Currently viewing the tag: "Electric Car"
- The State growth management planners have officially drafted a report recommending Miami-Dade County commissioners to reject the most recent bids to move the Urban Development Boundary further west. The issue will now head back to county commissioners who will vote again based on the state’s recommendations.
- We really did not see this going any other way, considering the state has repeatedly warned County Commissioners on the devastating consequences our area would face should the UDB be extended west. We hope that Sally Heyman stays true to her word and reverts to her original vote against the expansion and are perplexed that this issue will somehow only narrowly be defeated. When it comes to the UDB, much of the county commission does not vote in the best interest of constituents. We’ll keep you posted as to when the County will be meeting, but in the meantime e-mail your county commissioner…
- We hope that the County administration comes back home with a clear understanding of what needs to be accomplished in order to see these projects come to fruition. MDT and the Commission should be ashamed that these critical projects were downgraded because of poor management however, given the poor management of previous projects and ridiculous cost overruns, this really shouldn’t surprise us. Transportation options shouldn’t become the center of a cultural war, on the contrary, transit should unite our neighborhoods and make county-wide mobility easier for all.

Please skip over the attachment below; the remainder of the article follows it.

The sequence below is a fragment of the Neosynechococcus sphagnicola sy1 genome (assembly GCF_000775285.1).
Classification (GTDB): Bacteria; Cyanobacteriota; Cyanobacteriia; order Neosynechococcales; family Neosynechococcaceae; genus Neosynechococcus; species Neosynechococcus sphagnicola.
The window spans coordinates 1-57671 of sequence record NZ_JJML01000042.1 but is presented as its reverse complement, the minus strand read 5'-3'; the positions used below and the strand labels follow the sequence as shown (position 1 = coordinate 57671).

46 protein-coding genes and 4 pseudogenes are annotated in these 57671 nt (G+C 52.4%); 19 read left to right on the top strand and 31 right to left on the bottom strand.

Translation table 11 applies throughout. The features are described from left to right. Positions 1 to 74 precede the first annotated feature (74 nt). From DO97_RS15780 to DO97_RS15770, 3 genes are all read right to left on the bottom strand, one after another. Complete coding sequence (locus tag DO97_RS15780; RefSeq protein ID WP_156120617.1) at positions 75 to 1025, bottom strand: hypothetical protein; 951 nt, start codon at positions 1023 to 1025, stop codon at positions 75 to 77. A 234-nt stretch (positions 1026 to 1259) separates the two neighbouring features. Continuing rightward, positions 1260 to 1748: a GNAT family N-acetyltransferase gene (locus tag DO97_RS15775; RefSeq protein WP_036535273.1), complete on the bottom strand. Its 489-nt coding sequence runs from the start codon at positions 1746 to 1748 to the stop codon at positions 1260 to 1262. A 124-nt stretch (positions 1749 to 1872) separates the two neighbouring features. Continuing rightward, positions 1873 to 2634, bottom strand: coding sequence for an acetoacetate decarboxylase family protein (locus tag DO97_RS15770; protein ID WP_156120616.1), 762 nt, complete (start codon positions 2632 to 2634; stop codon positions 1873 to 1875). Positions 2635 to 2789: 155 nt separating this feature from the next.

- We commend Commissioner Cabrera for introducing some greener initiatives and for the city’s support in making Coral Gables a bicycle friendly community. Free parking for electric vehicles may be ahead of its time, considering that few electric vehicles are available on the market today, but the city is headed in the right direction in providing the local infrastructure to even make this technology possible. The exclusion of hybrid vehicles from this proposition is recommended by Transit Miami due to the varied nature of hybrid vehicles (20 mpg Yukon Hybrid - 50 mpg Prius.) We believe the city needs to continue in the green direction by subsidizing only virtually zero emission projects (Bicycle, EV, Trolley, Pedestrian, etc.)
- Pedestrians don’t belong on 1-95…
- Yet another person dies trying to bypass a Tri-Rail railroad crossing…
- Buy local produce! It’s a key part of creating a sustainable society, a great way to keep money in the local economy, and an effective measure to reduce pollution (less overseas and transcontinental shipments…)
- Get ready for strict water restrictions next year and pretty much every year after that. Anyone else think that perhaps the County should mandate the installation of water saving devices (such as technology which reuses sink greywater for toilet use) for all new construction?
- The return of Urban Parks. Finally!
- After they created the largest bike sharing network (note the absence of the popular word scheme, its a network, not a ploy) in the world and reintroduced streetcars to their urban landscape; Parisians are now getting ready to embrace electric car sharing service…